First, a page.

The light and shadows on the architecture and landscapes now better match the lighting that hits them, and it all looks a bit less "video gamey." Everything just blends much better. It's especially noticeable in things reaching from midfield to background. It all mixes more with the fog and atmospheric haze, because they're now being processed under the same RT global lighting engine that better matches the hue and luminance between sources and surfaces. There's a subtle bloom this all brings that I often notice with RTGI, that I've come to like. Most implementations have a 'radiance' feature that simulates the fine particle scattering that occurs when viewing surfaces at a horizontal angle. On the back edge, IRL, you will see light diffusing off of that edge and making it a little less distinct - highly reflective surfaces cast hazes when viewed from steep angles, simply because your eyes are perpendicular to the path of the light, and thus can't resolve detail from it. You see that in RTGI games, too. Just one of those things that makes the images more pleasant, if not also less clear. But honestly, I think we take for granted the many visual phenomena we see with our own eyes when it comes to how light interacts with our environments. So much just goes missed by us in any given moment. By default, your processing filters it all out to give you the most distinct possible image to work with. It's only when you stop and really look around that you see the artifacts of your own vision, and some of the stranger little things light is actually doing. Your brain will do its own little deep-learning operation where it pulls from past visual knowledge in order to recreate what it is missing before you even notice anything is being obscured by artifacts in light behavior and your own perception of it. When you see more 'real' light in a game, it can almost be distracting, because you don't filter it like you're used to doing in real life without noticing.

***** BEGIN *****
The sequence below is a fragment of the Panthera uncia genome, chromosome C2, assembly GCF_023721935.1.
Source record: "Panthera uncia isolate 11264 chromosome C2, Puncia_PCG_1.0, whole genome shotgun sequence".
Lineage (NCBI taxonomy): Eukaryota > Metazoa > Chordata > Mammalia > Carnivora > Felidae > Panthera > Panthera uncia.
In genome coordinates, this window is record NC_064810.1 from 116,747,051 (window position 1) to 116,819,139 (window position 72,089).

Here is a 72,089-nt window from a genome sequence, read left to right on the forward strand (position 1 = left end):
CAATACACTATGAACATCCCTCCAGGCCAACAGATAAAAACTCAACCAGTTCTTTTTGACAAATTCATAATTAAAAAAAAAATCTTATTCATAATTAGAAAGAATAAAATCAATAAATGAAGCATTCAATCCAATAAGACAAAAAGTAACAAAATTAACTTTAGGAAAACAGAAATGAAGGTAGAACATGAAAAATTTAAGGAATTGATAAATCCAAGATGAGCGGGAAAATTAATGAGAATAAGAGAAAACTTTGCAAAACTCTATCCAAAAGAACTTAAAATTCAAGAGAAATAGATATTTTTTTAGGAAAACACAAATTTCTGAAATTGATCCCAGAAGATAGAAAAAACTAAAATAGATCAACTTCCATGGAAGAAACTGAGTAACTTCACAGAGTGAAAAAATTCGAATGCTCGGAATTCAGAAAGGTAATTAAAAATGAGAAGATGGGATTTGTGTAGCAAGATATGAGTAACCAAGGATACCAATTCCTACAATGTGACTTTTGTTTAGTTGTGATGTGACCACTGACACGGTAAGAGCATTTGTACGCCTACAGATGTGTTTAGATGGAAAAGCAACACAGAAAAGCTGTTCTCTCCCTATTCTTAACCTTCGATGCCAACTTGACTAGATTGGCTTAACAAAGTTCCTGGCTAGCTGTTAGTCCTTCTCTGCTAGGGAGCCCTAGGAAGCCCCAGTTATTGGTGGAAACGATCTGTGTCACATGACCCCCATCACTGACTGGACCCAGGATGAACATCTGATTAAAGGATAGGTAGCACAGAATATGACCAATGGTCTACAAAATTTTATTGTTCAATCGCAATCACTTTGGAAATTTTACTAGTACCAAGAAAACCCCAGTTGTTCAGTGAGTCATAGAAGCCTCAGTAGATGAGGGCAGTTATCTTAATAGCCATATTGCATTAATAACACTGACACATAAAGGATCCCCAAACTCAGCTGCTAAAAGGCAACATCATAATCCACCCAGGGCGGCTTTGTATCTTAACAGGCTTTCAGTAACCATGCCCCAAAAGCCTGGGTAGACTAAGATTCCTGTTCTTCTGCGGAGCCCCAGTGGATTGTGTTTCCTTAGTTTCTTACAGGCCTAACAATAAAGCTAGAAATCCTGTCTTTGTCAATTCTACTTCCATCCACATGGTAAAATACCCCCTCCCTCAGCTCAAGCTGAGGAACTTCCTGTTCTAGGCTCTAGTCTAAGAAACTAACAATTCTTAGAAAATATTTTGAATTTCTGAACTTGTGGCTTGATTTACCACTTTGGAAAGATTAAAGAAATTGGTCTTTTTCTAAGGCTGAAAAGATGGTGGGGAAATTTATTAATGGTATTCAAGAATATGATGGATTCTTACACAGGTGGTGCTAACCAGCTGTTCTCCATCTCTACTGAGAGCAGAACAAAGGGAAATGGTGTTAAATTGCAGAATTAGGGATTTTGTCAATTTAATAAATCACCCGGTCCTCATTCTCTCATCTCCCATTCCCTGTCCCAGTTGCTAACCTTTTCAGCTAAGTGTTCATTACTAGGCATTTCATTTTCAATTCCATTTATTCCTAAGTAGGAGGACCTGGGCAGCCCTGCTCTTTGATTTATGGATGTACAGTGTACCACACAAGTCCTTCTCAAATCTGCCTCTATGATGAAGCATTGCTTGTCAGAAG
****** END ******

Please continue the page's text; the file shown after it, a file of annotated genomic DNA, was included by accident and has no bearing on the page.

Personally, I appreciate little touches like these. Sometimes I think of RT like a well-set up subwoofer. If you constantly hear it booming, it's not set or positioned right. Most of the time, you shouldn't notice anything other than the music sounding more solid and balanced. So I'd say it's a good implementation in that regard. Definitely came at the cost of some temporal artifacting, but as long as you're putting up decent frames, the trailing isn't as noticable as it sometimes is in say, Metro Exodus. Unfortunately, it has none of the 3 big upscaling options now avaialable to temper the performance loss. Though personally I'm not dipping under 50FPS maxing it with my 3060 at 1080p. So it's not that heavy of an implimentation to begin with.